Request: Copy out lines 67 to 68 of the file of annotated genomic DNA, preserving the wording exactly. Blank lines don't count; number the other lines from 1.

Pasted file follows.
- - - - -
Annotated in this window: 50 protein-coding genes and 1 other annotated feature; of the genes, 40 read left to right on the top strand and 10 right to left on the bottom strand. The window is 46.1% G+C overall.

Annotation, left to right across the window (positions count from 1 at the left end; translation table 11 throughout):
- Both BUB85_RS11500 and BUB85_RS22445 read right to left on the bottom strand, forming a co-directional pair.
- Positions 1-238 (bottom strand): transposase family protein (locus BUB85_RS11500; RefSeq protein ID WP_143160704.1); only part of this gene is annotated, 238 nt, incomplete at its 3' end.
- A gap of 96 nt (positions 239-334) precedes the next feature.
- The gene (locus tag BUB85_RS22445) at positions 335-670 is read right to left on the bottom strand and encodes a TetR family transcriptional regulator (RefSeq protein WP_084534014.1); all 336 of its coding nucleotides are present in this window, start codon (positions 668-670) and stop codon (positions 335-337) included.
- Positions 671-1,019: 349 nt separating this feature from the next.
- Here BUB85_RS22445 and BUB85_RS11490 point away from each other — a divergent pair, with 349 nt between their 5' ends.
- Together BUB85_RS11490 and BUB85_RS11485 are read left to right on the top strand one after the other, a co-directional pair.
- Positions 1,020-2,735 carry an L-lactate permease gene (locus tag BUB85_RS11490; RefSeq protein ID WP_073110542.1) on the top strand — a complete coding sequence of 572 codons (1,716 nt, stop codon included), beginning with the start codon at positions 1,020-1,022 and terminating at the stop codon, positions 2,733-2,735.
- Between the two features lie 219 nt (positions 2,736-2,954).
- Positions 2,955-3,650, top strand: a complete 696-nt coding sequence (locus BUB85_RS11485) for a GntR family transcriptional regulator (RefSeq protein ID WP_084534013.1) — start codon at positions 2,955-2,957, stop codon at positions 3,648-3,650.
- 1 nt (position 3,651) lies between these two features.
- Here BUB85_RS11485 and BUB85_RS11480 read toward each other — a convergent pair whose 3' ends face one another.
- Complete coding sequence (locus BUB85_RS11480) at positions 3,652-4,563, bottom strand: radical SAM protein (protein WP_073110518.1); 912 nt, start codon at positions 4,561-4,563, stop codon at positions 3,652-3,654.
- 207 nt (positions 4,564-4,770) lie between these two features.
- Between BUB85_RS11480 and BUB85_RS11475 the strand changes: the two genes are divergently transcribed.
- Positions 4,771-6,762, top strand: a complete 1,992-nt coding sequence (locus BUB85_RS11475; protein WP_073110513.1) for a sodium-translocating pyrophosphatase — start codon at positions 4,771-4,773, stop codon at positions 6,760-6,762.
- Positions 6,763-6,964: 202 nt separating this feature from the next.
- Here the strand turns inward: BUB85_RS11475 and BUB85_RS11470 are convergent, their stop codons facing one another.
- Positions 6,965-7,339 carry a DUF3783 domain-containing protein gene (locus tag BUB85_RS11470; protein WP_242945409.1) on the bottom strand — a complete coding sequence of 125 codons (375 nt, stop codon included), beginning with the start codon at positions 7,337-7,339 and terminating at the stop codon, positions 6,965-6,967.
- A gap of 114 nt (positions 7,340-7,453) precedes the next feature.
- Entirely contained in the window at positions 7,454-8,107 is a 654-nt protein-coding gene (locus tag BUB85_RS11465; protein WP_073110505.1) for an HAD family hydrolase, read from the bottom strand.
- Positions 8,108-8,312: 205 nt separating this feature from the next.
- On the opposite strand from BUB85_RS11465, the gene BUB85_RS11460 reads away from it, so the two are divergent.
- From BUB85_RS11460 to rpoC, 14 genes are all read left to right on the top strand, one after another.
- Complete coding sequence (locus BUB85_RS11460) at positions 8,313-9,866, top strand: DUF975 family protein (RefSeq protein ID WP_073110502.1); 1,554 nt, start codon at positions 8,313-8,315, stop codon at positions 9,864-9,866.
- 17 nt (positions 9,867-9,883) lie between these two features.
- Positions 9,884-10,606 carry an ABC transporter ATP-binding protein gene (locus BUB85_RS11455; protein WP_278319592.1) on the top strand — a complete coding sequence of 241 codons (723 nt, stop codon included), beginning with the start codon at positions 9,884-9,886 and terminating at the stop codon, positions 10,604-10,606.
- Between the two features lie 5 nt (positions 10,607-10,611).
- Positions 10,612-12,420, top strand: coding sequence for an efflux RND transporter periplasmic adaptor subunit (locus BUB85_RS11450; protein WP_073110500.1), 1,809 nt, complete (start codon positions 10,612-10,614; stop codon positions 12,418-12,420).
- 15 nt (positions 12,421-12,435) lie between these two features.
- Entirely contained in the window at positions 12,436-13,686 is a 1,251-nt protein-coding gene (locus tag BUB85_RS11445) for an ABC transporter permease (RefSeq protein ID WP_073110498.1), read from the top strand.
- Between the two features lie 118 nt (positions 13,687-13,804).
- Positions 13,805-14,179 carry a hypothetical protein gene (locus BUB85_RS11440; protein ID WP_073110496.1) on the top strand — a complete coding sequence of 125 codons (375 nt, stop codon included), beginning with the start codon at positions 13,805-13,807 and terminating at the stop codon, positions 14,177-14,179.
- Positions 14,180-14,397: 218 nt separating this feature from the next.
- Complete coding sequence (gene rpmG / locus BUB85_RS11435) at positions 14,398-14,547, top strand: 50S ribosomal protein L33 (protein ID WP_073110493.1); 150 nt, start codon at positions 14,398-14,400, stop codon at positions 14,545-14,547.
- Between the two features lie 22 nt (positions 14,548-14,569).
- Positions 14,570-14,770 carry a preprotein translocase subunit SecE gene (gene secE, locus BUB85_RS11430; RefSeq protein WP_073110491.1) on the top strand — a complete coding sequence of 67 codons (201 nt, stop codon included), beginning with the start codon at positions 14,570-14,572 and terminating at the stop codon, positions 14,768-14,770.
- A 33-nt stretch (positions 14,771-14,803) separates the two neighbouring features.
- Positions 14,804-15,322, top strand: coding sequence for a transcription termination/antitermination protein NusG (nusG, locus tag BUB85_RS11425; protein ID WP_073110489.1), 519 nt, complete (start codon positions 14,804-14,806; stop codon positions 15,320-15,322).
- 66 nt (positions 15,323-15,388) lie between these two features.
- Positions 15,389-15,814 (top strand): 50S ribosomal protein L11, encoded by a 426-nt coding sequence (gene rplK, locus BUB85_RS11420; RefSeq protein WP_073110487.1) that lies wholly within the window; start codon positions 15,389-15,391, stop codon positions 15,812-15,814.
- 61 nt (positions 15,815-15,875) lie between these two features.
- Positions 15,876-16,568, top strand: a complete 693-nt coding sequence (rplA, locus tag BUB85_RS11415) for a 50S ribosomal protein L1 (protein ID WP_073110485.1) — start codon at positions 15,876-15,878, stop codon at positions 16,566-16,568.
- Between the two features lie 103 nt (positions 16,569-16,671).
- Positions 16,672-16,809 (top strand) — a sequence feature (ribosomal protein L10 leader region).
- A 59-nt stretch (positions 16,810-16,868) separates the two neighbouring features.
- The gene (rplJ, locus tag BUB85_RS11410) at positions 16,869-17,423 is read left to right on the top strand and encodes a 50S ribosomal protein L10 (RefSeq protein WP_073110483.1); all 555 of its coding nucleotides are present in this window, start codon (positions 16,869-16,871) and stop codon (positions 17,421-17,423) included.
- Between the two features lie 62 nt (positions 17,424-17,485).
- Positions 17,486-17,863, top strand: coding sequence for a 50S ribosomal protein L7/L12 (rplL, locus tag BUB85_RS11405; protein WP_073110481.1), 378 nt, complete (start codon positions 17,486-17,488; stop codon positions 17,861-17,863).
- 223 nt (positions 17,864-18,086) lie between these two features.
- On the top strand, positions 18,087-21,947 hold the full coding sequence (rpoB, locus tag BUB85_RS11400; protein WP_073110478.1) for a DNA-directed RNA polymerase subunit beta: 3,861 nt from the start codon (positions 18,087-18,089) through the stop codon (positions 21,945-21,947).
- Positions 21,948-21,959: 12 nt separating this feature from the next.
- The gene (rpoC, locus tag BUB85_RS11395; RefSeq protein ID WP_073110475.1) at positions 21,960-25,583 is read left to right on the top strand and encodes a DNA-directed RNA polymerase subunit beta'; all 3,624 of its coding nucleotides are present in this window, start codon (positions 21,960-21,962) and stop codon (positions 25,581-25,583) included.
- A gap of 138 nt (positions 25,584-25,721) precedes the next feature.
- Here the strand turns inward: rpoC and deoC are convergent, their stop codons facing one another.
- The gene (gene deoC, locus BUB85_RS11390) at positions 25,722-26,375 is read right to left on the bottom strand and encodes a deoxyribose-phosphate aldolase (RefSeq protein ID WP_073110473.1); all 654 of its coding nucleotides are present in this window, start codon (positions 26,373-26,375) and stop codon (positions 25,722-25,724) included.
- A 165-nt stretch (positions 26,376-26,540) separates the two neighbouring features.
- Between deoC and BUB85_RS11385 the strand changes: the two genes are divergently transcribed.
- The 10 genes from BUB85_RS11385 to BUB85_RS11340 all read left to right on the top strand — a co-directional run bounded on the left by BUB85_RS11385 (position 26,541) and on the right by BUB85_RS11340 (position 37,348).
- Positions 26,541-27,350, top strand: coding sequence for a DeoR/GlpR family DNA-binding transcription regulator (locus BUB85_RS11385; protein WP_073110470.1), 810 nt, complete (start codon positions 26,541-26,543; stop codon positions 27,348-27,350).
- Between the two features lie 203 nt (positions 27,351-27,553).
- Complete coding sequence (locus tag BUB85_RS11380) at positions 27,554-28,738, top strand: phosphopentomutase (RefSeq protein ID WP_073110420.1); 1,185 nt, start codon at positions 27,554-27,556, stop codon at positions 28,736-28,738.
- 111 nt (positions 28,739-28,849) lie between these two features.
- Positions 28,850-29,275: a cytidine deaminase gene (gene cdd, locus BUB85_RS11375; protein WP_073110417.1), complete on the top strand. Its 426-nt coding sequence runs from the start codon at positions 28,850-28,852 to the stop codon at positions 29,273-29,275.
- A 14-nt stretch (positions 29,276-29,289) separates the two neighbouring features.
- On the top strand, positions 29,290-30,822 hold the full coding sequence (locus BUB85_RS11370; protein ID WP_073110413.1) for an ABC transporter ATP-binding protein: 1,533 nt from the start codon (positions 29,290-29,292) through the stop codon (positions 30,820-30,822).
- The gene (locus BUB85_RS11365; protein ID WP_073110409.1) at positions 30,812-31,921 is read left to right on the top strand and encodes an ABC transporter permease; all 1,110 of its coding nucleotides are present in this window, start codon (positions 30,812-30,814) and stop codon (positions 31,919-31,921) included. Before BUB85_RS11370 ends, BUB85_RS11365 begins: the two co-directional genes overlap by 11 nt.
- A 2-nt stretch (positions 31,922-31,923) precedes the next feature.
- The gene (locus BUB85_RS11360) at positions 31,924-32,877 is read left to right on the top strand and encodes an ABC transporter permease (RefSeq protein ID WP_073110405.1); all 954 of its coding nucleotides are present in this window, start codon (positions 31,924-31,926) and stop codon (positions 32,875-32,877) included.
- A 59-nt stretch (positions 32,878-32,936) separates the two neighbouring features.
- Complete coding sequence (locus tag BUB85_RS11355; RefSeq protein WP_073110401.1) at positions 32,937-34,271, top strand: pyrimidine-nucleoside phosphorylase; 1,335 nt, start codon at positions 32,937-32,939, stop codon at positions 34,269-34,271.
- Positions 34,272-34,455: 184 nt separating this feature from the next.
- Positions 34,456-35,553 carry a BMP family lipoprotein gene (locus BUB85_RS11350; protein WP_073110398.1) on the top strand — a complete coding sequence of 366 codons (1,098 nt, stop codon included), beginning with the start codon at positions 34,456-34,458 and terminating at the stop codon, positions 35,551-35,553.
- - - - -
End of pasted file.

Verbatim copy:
- A 14-nt stretch (positions 29,276-29,289) separates the two neighbouring features.
- On the top strand, positions 29,290-30,822 hold the full coding sequence (locus BUB85_RS11370; protein ID WP_073110413.1) for an ABC transporter ATP-binding protein: 1,533 nt from the start codon (positions 29,290-29,292) through the stop codon (positions 30,820-30,822).